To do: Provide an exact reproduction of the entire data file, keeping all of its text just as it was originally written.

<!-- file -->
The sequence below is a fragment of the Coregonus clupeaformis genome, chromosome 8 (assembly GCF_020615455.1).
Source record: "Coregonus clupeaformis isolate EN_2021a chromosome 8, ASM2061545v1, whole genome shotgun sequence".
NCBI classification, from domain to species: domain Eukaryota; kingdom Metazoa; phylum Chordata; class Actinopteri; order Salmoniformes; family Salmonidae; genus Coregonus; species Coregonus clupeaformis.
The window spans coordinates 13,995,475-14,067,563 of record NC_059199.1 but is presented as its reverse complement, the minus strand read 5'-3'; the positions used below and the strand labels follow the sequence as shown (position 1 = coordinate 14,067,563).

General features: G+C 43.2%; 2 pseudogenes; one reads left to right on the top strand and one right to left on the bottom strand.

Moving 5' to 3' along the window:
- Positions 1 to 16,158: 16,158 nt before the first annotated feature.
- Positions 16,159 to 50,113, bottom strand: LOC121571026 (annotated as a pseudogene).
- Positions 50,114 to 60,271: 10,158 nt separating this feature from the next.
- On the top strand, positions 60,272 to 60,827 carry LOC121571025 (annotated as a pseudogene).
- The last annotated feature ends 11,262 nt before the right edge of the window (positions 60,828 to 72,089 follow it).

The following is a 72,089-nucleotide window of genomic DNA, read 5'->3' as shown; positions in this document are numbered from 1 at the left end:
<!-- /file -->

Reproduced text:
The sequence below is a fragment of the Coregonus clupeaformis genome, chromosome 8 (assembly GCF_020615455.1).
Source record: "Coregonus clupeaformis isolate EN_2021a chromosome 8, ASM2061545v1, whole genome shotgun sequence".
NCBI classification, from domain to species: domain Eukaryota; kingdom Metazoa; phylum Chordata; class Actinopteri; order Salmoniformes; family Salmonidae; genus Coregonus; species Coregonus clupeaformis.
The window spans coordinates 13,995,475-14,067,563 of record NC_059199.1 but is presented as its reverse complement, the minus strand read 5'-3'; the positions used below and the strand labels follow the sequence as shown (position 1 = coordinate 14,067,563).

General features: G+C 43.2%; 2 pseudogenes; one reads left to right on the top strand and one right to left on the bottom strand.

Moving 5' to 3' along the window:
- Positions 1 to 16,158: 16,158 nt before the first annotated feature.
- Positions 16,159 to 50,113, bottom strand: LOC121571026 (annotated as a pseudogene).
- Positions 50,114 to 60,271: 10,158 nt separating this feature from the next.
- On the top strand, positions 60,272 to 60,827 carry LOC121571025 (annotated as a pseudogene).
- The last annotated feature ends 11,262 nt before the right edge of the window (positions 60,828 to 72,089 follow it).

The following is a 72,089-nucleotide window of genomic DNA, read 5'->3' as shown; positions in this document are numbered from 1 at the left end: